Mummification Museum Lecture - Silvia Einaudi Harwa and Pabasa
Harwa & Pabasa
Dr Silvia Einaudi – Researches in the tombs of Harwa TT37 and Pabasa TT279 12/11/06
Dr Silvia opened the lecture by dedicating it to Dr Mohammed El Soghair (There is more about him and his work with the team on their excellent website www.harwa.it)
Harwa lived around 700-680 BC in the reign of Shabita and Tarhaqa 25th Dynasty. There are 8 statues of Harwa known 3 cubic or block statues, one of him with his parents, one with 2 goddesses and three Old Kingdom seated scribe styles, only one of which has a head but this is quite clearly a portrait. His title was Great Steward (Butler) of the Divine Adoritist. His tomb is situated in the middle of the Assasaif area, built on the processional way of Mentuhotep, with an entrance at the south. At the time his tomb was built the processional way of Hatshepsut’s temple was still being used for the Beautiful Feast of the Valley. It is between the tombs of Montumonet and petamenophis.
The tomb is divided into an entrance, vestibule, courtyard; it then goes underground with 2 pillared halls and a shrine to Osirus. There is a very long corridor (NB you might want to look at the plan on the website when reading this) which goes around and this is thought to replicate how Osiris was buried on an island. This corridor deviates at various points to avoid older tombs. The shape is reminiscent of the contemporary pyramid of Tarhaqa.
The tomb can read as a path or journey going through life (1st hall), death (2nd hall) and then rebirth (Osiris shrine).
Part of the text reads ‘I gave bread to the hungry and clothes to the naked’ and this is a Renaissance of a 1st Intermediate Period inscription
Anubis is shown grasping the hand of Harwa who is obviously alive at this point and has a big belly and pendulous breasts.
This also has a picture of Anubis grasping his hand but now he is a slim young man. The partially complete inscription shows Anubis with what seems like two faces, one carved the other drawn and it seems like the artist changed his mind and had Anubis facing the same way as in the previous ‘Death’ area. The redundant part should have been covered with stucco or similar if it had been finished. Pabasa who copies much of Hawra’s tomb copies this mistake exactly.
The shrine has an image of Osiris in front of a staircase and there is a small statue of Harwa looking at it for eternity.
Slides were shown of the condition of the tomb in 1995 with the 1st hall piled with debris; the team has rebuilt the pillars with plywood. The blocks are copied onto clear sheets and these can be laid next to one another. As the text is the same as Pabasa it is easy to identify. The team have copied all the pillars of Pabasa which are in much better condition and these help tremendously with Harwa. In some cases digital photographs are taken of interesting pieces and those with joins (so two different scenes) and these have been pieced together in some cases. The pillars have Rituals of the Hours of the Night on the south side and the Day on the north side which represent the eternal journey of the sun.
In the 2nd hall the pillars were in much better condition and 3 of them remain, they were very dirty (a slide was shown that looked totally black on one side and with inscriptions on the other). The inscriptions are from chapter 15 of the book of the dead and the ritual of the opening of the mouth.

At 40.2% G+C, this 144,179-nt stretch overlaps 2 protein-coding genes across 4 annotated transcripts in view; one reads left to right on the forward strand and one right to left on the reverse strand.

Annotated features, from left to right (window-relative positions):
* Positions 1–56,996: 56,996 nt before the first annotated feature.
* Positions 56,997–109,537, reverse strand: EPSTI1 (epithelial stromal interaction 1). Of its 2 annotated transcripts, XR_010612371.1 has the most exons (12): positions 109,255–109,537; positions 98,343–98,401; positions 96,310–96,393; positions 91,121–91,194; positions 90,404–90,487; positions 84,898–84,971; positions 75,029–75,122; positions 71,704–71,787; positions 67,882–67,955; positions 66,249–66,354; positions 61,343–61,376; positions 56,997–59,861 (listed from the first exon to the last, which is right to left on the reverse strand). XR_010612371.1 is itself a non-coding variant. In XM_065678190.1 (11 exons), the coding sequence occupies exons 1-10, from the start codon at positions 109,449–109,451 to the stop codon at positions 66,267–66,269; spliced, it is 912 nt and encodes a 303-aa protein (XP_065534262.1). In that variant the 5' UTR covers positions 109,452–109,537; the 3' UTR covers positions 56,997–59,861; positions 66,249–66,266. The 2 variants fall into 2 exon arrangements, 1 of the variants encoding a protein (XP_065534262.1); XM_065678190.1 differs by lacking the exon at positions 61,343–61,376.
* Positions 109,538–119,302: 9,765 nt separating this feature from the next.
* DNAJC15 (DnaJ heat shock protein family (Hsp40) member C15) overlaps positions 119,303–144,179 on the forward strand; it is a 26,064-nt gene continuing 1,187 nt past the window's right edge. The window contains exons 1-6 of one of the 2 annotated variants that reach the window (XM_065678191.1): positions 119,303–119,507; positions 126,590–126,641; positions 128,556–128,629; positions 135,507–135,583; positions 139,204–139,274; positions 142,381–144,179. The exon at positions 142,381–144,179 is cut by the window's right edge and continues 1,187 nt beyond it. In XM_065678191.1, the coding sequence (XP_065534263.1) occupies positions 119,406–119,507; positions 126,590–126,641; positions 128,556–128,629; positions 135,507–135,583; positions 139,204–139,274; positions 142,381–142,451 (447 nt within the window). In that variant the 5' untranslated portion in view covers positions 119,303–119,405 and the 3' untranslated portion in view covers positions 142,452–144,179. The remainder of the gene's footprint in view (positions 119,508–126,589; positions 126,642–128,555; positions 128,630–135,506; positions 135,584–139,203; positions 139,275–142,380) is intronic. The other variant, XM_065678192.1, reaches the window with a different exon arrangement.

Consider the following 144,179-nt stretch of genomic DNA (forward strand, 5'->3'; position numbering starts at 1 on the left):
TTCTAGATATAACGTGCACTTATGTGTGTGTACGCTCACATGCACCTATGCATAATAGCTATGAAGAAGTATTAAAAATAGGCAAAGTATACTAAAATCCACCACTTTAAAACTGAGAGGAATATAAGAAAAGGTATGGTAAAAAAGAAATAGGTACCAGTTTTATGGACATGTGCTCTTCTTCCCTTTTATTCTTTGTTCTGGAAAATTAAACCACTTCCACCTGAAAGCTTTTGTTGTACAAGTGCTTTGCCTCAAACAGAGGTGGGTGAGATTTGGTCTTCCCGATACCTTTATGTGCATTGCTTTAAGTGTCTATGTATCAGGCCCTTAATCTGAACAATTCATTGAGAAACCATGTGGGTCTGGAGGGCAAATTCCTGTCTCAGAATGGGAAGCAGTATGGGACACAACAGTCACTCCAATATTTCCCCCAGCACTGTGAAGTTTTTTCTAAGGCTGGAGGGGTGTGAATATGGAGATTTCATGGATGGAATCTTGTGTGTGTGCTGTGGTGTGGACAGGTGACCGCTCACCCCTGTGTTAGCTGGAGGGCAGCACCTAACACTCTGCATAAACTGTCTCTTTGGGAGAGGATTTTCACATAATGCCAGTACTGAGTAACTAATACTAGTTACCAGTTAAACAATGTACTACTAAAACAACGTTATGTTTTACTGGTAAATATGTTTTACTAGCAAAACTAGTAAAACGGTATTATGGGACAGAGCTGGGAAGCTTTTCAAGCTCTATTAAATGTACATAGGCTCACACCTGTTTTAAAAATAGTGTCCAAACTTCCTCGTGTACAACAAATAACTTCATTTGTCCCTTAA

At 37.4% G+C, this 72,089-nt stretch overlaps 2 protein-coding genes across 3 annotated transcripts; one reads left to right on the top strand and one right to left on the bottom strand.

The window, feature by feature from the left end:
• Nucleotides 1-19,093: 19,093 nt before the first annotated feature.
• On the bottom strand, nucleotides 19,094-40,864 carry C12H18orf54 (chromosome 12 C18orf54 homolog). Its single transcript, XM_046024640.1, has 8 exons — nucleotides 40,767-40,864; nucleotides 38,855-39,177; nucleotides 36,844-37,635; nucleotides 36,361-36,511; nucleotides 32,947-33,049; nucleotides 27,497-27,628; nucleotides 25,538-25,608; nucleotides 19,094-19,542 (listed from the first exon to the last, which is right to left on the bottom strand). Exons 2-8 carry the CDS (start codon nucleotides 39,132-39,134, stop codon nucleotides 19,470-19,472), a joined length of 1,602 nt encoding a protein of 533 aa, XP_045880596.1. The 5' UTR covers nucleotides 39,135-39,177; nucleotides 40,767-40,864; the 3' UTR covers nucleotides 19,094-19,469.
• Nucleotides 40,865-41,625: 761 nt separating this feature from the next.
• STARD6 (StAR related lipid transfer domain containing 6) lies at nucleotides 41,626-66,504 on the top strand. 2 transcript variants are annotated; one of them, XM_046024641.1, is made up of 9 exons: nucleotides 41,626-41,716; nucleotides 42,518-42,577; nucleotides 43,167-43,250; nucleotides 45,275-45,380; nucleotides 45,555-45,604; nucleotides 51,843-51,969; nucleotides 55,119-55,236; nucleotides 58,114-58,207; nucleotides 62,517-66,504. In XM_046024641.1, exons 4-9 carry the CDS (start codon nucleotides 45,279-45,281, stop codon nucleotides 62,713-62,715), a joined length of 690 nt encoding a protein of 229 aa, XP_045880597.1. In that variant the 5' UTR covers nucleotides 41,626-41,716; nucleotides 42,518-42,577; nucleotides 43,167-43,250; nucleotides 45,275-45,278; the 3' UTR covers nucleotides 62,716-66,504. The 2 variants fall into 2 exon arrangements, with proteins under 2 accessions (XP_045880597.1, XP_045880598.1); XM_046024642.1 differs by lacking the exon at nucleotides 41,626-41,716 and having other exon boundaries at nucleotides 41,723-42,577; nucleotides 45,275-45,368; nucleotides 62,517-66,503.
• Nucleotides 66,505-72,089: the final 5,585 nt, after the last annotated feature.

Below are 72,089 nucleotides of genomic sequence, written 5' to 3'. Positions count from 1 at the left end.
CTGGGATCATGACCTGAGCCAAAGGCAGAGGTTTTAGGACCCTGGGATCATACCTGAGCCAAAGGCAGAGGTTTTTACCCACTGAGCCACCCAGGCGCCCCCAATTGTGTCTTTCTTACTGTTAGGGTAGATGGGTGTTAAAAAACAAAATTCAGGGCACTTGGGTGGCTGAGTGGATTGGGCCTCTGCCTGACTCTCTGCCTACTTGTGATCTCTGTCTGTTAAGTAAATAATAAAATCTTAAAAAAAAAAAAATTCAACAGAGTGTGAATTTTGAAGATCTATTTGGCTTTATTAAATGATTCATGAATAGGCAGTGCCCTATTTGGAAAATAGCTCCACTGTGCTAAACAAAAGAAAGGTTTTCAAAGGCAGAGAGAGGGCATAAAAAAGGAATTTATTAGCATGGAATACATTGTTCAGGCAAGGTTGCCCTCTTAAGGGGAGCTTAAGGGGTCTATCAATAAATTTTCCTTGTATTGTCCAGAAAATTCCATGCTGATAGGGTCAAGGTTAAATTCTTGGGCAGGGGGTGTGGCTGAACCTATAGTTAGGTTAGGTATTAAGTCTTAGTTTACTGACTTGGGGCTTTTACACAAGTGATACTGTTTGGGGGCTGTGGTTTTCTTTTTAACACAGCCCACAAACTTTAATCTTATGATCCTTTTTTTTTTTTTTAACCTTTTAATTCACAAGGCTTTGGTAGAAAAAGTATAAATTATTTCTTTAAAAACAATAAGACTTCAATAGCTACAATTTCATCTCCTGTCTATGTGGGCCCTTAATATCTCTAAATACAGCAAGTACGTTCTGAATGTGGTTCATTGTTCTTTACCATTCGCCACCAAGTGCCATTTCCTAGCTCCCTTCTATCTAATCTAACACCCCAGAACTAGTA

The tomb then divides into 2 at this point with the soul carrying on its journey at the existing level into the Osiris shrine and the body descending into another subterranean level. At the lowest point on this level Chamber 9 is thought to be the burial chamber but there was no sarcophagus or coffin so it is not clear if he was buried here.
This contain scenes of daily life, on one wall there are representations of fisherman preparing to catch fish from a pool and from the pillar facing this the same (?) fisherman is shown preparing the fish, cutting and drying.. These were also copied in Pabasa but only on the pillars not on the wall. There were also pieces found with bees on them and these were similar to scenes in Angkor(?spelling) which show bees and honey
A 2nd century AD portrait mask and a biscuit tin from a company whose name translates as ‘I don’t care’!!!
The other side of the courtyard was not complete but had some graffiti of an arms dealer R Gimbal left there.
The north wall had offering bearers, the top levels being carved and the lower registers drawn only. There was nothing on the =pillars
The style of the relief’s is that of the Old Kingdom mastabas at Sakkara and Memphis and it is possible that artists from Memphis travelled to Kawa where Tarhaqa built and decorated a temple and then travelled back via Luxor decorating the tomb of Harwa. There are similarities in design between the temple and the tomb design (difficult to describe without the plans shown on the slides).
There are other Memphite connections
The ‘death’ area has the Aphis Bull, Harwa and Anubis and the Rebirth area Imertet, Harwa and Anubis. It is possible there was a connection between Thebes and Memphis through the Apis and Imertet. Possibly the journey of the Memphite artists was also metaphysical and Thebes became the place of rebirth. There is an inscription of Chapter 106 of the Book of the Dead ‘Giving Joy in Memphis’ and Pabasa has the same chapter.
There is another connection of a scene of the tjeref dance and Mastaba 6020 has the same dance.
One of the most interesting finds is an ushabti of Harwa which instead of carrying the normal hoes has a crook and flail indicating the connection with royalty and the very high position that Harwa held.
Next week Francesco is going to talk more about the work of the Italians in Thebes. Again as always I welcome corrections or amplifications especially of my spelling!!
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November 8th, 2006